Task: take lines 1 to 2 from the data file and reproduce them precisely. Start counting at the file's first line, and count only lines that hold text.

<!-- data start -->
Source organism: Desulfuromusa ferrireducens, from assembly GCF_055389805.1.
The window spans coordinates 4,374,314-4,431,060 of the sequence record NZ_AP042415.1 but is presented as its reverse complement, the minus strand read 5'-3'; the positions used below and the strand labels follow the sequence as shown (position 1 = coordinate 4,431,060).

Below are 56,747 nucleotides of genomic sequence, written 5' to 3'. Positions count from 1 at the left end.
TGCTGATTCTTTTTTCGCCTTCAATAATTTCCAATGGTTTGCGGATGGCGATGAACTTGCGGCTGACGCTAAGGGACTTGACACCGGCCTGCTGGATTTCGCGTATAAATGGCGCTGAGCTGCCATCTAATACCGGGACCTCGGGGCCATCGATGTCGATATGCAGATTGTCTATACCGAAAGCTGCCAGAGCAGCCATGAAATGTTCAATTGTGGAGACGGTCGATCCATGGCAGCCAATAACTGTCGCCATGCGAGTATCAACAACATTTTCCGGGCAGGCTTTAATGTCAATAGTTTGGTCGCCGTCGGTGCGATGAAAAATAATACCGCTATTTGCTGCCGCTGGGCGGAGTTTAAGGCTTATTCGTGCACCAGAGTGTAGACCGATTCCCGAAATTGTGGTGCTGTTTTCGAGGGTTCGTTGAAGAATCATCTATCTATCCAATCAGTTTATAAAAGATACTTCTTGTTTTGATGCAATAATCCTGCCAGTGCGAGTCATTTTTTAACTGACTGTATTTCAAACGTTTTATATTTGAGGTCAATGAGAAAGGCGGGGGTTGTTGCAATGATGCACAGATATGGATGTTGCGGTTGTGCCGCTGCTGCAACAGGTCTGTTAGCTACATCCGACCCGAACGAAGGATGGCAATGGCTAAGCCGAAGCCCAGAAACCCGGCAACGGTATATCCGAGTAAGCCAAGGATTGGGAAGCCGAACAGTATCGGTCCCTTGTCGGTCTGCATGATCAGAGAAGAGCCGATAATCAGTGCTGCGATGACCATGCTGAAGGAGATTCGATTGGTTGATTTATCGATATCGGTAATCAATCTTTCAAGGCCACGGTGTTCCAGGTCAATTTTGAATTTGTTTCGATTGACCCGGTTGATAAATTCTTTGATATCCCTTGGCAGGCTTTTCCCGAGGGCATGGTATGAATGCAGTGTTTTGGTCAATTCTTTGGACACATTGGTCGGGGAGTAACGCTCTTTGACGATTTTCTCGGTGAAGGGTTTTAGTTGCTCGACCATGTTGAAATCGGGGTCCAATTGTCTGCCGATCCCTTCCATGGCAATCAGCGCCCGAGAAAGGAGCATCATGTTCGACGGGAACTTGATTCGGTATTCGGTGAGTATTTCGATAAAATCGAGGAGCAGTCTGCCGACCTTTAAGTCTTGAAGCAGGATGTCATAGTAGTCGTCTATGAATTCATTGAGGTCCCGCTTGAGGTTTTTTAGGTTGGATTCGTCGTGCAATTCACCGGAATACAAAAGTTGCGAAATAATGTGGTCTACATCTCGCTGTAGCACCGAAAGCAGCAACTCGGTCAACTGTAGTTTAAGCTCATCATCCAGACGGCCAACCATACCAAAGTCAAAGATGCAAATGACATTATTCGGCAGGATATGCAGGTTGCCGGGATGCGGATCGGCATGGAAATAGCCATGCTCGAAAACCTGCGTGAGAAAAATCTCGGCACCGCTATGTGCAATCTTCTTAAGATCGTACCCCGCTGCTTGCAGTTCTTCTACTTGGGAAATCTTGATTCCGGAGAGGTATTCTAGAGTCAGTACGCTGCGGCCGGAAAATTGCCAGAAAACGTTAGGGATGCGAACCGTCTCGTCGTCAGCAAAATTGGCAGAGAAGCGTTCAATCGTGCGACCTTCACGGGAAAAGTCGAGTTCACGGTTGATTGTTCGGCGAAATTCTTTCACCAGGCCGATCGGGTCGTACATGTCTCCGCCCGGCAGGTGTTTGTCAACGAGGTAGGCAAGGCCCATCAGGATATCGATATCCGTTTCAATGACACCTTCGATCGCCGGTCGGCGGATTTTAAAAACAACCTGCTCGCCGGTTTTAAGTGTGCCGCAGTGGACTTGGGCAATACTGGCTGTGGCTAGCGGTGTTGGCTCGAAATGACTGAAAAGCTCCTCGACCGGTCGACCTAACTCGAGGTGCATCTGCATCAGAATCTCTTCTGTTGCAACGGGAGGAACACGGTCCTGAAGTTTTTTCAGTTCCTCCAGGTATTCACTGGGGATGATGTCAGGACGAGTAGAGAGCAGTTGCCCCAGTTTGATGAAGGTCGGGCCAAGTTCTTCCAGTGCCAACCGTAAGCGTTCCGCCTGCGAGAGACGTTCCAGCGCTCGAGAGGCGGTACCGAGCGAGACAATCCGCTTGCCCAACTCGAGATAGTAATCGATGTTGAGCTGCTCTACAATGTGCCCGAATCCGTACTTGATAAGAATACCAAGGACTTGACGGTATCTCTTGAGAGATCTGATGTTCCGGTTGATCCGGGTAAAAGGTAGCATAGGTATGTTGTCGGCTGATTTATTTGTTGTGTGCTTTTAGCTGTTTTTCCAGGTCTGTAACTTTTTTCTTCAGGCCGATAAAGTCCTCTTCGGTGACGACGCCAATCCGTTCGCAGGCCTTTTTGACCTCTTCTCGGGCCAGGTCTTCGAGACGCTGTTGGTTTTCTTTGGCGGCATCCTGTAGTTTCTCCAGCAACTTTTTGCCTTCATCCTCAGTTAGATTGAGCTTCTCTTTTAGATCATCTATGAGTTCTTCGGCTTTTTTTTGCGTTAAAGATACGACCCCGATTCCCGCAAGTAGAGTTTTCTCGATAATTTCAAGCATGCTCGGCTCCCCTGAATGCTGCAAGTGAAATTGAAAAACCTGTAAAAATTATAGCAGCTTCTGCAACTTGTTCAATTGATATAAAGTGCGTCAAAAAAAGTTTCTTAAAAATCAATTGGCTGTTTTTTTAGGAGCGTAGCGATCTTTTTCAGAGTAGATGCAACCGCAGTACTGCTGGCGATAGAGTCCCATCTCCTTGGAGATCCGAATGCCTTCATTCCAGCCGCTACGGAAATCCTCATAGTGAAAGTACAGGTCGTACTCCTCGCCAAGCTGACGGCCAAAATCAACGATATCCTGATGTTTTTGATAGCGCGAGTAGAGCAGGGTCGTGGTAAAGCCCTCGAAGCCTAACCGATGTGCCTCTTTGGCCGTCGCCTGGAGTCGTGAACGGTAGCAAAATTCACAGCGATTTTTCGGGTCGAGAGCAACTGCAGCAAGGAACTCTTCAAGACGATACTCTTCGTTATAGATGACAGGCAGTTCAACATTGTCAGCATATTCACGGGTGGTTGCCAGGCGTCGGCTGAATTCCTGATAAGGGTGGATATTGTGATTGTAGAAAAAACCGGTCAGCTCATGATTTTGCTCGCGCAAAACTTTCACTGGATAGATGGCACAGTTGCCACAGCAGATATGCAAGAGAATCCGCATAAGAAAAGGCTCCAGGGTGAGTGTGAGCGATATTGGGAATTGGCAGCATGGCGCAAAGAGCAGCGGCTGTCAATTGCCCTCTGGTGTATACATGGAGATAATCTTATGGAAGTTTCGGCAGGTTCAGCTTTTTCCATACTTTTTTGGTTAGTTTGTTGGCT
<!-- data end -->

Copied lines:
Source organism: Desulfuromusa ferrireducens, from assembly GCF_055389805.1.
The window spans coordinates 4,374,314-4,431,060 of the sequence record NZ_AP042415.1 but is presented as its reverse complement, the minus strand read 5'-3'; the positions used below and the strand labels follow the sequence as shown (position 1 = coordinate 4,431,060).